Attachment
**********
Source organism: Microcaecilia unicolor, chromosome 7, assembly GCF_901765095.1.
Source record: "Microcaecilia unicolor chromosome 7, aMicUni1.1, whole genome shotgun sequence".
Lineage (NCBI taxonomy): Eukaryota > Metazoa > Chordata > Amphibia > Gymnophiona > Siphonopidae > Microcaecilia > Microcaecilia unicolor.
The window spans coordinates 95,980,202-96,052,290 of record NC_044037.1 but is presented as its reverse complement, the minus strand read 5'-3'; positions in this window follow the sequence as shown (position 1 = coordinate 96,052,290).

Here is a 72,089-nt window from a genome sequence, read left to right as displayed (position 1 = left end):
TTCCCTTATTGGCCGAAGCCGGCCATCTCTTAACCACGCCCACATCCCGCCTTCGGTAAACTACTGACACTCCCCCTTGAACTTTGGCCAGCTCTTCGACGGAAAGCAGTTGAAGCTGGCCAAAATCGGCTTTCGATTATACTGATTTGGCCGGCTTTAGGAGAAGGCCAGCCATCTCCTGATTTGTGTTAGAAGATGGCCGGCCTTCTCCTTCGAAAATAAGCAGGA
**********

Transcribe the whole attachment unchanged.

Source organism: Microcaecilia unicolor, chromosome 7, assembly GCF_901765095.1.
Source record: "Microcaecilia unicolor chromosome 7, aMicUni1.1, whole genome shotgun sequence".
Lineage (NCBI taxonomy): Eukaryota > Metazoa > Chordata > Amphibia > Gymnophiona > Siphonopidae > Microcaecilia > Microcaecilia unicolor.
The window spans coordinates 95,980,202-96,052,290 of record NC_044037.1 but is presented as its reverse complement, the minus strand read 5'-3'; positions in this window follow the sequence as shown (position 1 = coordinate 96,052,290).

Here is a 72,089-nt window from a genome sequence, read left to right as displayed (position 1 = left end):
TTCCCTTATTGGCCGAAGCCGGCCATCTCTTAACCACGCCCACATCCCGCCTTCGGTAAACTACTGACACTCCCCCTTGAACTTTGGCCAGCTCTTCGACGGAAAGCAGTTGAAGCTGGCCAAAATCGGCTTTCGATTATACTGATTTGGCCGGCTTTAGGAGAAGGCCAGCCATCTCCTGATTTGTGTTAGAAGATGGCCGGCCTTCTCCTTCGAAAATAAGCAGGA